Faustmann formula before Faustmann

A common perception in forest economics is that the celebrated ‘Faustmann formula’ was discovered in 1849 and that the ‘Faustmann rule’ or Faustmann-Pressler solution to the optimal rotation age was derived from it a decade later by Pressler. Recent research has significantly extended this view by showing that the economic ideas behind these innovations were presented already in the end of the seventeenth century in England during so-called financial revolution. In his remarkable writings in 1683 and 1701, John Houghton, a London-based editor and fellow of the Royal Society, explicitly recognized the opportunity cost of forest capital and compared forestry with other forms of land use employing calculations that are in line with modern capital and investment theory. In 1730, a competent land surveyor and accountant John Richards from Essex contributed to the development of this type of forest economic thought by calculating forest value under both intermittent and sustained yield management using discounted cash flow to infinity, and thus discovering the Faustmann formula over 100 years before Faustmann. It took quite a long time before the modern principles of forest and natural resource economics were rediscovered in the ‘scientific forestry’ that emerged in the German territorial states in the latter part of the eighteenth century. This delay was at least partially due to the fact that the development of economic thought followed quite different course in Central Europe than it did in England where extensive political and institutional changes led to the establishment of relatively modern financial and commercial markets already at the turn of the eighteenth century. This paper explores the early development of forest economic thought under the German ‘scientific forestry’ more closely than has been done previously and shows that a modern analytical perspective to the valuation of forests was presented also in the German discipline well before Faustmann. Moreover, there is evidence that a competent German forest mathematician, Johann Hossfeld, used differential calculus to produce the optimal cutting or rotation age almost 60 years before Pressler who in the natural resource economic literature has been regarded to anticipate marginal analysis.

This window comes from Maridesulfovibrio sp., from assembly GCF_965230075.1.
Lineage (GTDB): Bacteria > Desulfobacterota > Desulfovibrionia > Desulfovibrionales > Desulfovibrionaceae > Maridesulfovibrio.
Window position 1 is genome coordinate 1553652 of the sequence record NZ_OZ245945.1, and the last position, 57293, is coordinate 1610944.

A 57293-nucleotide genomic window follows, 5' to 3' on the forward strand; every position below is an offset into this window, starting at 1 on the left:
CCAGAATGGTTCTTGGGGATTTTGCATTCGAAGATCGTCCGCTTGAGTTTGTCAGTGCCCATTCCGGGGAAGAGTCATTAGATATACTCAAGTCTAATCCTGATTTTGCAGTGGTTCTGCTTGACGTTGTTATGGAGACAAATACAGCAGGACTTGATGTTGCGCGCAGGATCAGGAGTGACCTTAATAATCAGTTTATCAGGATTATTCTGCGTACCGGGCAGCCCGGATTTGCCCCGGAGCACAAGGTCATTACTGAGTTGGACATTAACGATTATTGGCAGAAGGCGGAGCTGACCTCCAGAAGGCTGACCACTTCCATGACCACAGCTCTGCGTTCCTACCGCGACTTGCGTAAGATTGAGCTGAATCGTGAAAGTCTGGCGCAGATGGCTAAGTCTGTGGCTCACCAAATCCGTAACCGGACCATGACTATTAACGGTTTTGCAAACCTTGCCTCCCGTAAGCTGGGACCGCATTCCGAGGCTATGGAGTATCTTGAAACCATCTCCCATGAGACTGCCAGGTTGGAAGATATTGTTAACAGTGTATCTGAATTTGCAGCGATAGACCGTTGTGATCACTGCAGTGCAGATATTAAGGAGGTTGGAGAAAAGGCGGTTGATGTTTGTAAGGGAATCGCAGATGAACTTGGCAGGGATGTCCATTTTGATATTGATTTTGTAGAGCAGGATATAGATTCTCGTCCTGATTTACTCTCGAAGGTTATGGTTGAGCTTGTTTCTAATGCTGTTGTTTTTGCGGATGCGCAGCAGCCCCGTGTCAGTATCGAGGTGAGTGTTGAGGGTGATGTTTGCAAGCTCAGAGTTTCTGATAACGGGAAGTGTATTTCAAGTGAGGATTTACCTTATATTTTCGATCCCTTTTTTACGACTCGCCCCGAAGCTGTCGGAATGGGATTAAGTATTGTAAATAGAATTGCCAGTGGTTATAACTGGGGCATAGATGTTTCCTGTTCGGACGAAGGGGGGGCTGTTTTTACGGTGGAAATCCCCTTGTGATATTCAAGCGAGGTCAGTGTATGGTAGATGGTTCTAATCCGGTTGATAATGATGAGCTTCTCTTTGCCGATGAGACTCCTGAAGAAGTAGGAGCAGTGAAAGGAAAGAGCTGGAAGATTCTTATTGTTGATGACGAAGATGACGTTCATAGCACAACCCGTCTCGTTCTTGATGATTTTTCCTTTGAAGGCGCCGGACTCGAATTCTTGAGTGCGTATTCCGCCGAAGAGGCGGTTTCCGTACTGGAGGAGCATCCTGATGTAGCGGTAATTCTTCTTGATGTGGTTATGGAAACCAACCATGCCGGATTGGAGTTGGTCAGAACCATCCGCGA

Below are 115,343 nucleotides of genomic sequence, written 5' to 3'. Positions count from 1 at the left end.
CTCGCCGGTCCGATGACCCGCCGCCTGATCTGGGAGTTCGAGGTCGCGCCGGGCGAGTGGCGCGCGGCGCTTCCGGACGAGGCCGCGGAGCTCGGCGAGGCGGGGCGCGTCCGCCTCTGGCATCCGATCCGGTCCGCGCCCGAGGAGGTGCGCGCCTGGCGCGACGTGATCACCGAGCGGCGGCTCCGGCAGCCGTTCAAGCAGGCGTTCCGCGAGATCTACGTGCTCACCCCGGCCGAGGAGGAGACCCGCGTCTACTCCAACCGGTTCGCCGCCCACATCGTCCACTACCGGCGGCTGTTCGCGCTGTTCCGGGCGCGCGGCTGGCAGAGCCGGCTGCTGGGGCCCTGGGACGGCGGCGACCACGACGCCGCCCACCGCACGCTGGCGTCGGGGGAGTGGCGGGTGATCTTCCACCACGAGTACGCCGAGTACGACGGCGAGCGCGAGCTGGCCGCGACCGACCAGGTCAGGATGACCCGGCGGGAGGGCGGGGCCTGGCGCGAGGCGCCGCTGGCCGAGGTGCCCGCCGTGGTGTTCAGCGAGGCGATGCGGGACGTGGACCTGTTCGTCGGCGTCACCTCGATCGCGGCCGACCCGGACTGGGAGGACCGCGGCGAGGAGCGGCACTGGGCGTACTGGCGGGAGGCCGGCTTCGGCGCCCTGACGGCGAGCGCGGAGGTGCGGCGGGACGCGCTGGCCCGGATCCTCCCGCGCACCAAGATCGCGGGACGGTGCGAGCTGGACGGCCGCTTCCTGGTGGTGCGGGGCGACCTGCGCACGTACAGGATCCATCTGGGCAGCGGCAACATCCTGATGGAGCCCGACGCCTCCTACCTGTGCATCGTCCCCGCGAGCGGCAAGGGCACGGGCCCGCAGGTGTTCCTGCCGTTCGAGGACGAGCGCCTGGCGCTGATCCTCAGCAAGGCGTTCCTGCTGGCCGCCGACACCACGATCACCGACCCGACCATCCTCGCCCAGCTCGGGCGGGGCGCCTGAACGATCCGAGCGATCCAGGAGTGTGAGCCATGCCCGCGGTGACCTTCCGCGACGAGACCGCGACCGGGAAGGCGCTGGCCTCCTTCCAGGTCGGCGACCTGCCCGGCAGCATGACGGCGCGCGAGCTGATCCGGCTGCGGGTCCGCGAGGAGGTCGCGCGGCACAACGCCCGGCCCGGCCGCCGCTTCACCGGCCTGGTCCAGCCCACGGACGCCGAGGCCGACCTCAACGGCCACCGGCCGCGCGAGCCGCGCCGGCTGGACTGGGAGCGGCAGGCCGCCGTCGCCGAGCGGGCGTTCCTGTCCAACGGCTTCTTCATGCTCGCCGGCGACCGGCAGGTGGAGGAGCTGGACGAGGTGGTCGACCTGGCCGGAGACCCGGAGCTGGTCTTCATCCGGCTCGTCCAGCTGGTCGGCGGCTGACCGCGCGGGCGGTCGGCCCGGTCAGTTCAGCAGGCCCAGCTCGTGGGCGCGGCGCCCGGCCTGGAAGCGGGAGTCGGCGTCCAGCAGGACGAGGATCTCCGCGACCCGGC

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Journal Article
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Scandinavian Forest Economics: Proceedings of the Biennial Meeting of the Scandinavian Society of Forest Economics
2012, Number 44
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 Record created 2017-04-01, last modified 2017-08-28

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